Editor’s note: The column below originally ran in a December 2015 edition of the Sand Mountain Reporter in Albertville.
I originally wrote this column a few years ago when I was working in Albertville. Each day I would work on our opinion page, and around this time of year I would get letters from people who were upset about the use of “Xmas” instead of Christmas, or I’d run across people who hated to see the use of “Happy Holidays.”
Many of them viewed it as a way of taking Christ out of Christmas, and while I guess they’re inclined to feel that way, I wanted to look into it a bit deeper.
The issue apparently has grown even more to take on a life of its own, and I heard recently our president’s declaration that “we’d be able to say merry Christmas again.” I never thought that was a privilege that had been taken away from me because I’ve been saying it for years, but I digress.
I wanted to know what Xmas actually meant. Was there a reason for all of this rage over one, single letter or the omission of a word?
This is what I found.
The true meaning of Xmas
Emotions always run high around the holidays. Christmas is a special time for many families to get together and celebrate the birth of Christ, but it would be naïve to assume that everyone who celebrates Christmas is celebrating it for that reason and that reason only.
For many, Christmas is just about spending time with family, and they have no religious affiliation whatsoever.
We do live in a time where people are so quick to get offended, and it may only get worse. You’ll occasionally run across a lot of upset people when they are asked to change “Merry Christmas” to “Happy Holidays.” But still, one of the most hotly contested issues around this time is the abbreviation of Christmas to “Xmas.” Just reading that gets some people’s blood boiling, right? How could they possibly abbreviate the holiday, which is a celebration of Christ’s birth, to exclude the name of the one we are celebrating?
Unfortunately, this is something that, like many other issues, much of the general public is either uninformed or misinformed about.
And so, the issue of “X-ing Christ out of Christmas,” is allowed to take on a life of its own. Someone makes the observation that this is what it must symbolize, and that observation is passed on to someone else, and like a round in the game of telephone, this misinformation gets passed on from person to person and generation to generation.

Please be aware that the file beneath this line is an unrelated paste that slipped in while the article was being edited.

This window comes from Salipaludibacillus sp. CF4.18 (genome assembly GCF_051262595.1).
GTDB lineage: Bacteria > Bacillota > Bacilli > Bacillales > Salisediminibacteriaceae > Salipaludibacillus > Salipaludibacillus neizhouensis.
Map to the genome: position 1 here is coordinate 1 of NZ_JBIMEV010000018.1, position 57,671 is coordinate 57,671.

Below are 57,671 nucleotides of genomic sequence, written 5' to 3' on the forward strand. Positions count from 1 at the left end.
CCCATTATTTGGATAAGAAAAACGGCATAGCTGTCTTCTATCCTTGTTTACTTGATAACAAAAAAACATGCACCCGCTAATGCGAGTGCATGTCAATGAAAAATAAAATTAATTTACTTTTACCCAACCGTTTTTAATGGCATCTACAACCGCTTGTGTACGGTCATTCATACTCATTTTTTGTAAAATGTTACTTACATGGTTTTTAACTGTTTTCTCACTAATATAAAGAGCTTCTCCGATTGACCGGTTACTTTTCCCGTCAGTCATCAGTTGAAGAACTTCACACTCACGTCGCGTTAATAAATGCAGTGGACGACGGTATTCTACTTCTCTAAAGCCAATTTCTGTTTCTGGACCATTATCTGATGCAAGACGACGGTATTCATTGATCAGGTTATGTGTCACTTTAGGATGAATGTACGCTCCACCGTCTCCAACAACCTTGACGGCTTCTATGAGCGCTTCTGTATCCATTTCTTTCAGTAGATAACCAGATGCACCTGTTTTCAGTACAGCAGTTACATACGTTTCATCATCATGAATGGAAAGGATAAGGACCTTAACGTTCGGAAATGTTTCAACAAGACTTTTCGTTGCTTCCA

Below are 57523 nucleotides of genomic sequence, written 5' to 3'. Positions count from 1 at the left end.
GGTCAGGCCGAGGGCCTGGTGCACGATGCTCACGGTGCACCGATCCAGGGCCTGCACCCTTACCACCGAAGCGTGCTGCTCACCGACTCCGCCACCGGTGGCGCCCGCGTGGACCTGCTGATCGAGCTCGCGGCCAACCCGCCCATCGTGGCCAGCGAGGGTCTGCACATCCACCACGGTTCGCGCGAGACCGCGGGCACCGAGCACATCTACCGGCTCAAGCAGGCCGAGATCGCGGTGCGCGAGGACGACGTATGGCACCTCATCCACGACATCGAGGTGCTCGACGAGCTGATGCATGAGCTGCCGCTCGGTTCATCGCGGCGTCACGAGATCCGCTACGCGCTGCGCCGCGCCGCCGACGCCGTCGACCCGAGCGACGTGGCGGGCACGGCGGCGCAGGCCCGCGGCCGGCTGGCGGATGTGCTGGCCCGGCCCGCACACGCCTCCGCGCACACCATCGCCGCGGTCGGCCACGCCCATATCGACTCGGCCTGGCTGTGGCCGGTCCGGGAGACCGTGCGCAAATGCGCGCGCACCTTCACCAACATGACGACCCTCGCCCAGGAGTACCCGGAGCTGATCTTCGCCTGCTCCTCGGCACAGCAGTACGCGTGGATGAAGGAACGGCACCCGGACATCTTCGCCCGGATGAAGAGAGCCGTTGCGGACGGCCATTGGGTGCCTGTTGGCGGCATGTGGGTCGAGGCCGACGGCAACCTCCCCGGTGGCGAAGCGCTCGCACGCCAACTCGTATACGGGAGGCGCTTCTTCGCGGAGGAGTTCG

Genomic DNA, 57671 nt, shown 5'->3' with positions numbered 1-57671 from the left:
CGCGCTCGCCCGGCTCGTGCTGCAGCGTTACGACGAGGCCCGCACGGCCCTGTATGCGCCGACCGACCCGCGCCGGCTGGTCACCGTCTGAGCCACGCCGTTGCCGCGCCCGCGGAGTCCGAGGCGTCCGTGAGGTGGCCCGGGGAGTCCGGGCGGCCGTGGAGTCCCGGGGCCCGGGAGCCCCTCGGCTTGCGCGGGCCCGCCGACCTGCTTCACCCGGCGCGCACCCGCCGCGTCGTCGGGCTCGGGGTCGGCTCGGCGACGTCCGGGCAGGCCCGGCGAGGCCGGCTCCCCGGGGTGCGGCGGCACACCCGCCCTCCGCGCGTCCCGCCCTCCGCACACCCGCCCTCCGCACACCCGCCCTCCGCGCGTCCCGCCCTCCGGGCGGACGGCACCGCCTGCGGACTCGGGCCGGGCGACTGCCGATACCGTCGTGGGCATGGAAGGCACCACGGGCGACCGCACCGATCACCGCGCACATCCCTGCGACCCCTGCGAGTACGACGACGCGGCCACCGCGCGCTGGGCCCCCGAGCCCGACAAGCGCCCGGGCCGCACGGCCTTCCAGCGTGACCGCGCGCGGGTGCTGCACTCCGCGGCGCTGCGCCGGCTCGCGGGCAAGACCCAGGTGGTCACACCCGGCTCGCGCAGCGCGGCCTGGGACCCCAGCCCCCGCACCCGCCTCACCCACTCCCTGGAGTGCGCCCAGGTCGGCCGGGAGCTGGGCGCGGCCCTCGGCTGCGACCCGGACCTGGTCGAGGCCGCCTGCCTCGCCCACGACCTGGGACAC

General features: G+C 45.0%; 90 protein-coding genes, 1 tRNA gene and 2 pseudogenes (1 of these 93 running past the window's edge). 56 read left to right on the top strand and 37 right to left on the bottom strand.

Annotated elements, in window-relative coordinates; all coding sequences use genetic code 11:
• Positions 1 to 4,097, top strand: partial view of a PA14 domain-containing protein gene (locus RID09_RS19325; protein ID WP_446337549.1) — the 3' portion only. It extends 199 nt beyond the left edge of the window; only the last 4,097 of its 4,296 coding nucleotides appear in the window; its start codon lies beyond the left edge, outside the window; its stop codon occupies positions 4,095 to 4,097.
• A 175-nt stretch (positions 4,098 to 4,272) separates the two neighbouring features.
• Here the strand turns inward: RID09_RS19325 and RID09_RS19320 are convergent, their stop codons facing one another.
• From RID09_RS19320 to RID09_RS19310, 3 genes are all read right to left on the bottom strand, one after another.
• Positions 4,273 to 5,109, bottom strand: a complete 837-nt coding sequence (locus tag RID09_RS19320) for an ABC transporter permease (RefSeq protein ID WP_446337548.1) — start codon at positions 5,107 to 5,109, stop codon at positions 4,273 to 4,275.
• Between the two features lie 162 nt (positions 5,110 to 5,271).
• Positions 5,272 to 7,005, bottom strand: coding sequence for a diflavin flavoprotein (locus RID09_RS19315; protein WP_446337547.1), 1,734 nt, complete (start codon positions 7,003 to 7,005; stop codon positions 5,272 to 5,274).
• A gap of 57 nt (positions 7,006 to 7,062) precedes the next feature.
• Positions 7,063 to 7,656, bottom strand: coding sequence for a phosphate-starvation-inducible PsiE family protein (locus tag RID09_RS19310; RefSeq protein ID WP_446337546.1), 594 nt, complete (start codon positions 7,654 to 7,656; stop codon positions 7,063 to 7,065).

The fact is this, in the Greek alphabet, the letter that looks like “X” is actually the letter for “Chi” and is the first letter of the Greek word for Christ, Christos. For centuries, abbreviations have been used to represent Christ in writing. Some of you reading this may even have one of them in the shape of a fish on the back of your car. The abbreviation of “X” emerged as a widely used symbol for Christmas around the 15th century, because of limitations met by the Johannes Gutenberg printing press.
The Gutenberg press was invented with moveable type, and in the early days typesetting was a tedious, expensive act done exclusively by hand, and so abbreviations were common. In religious publications, the church began to abbreviate Christ with the letter “C” or, you guessed it, “X.” It was done to save money and certainly not for vindictive reasons. So, what does “X” mean? Well, simply put, it means “Christ,” but it can really mean whatever the person saying it wants it to mean. There will still probably be people who will use the abbreviation to purposely avoid having to write out Christ. But, there’s no reason for that to bother anybody, especially when it actually means the opposite.
Regardless of what you celebrate this year, whether it be Christmas, Xmas, Boxing Day, Hanukkah, Kwanzaa, or you like to air your grievances on Festivus, I hope you all have enjoy your time with friends and family. Merry Christmas.
Bradley Roberts is managing editor of the Times-Journal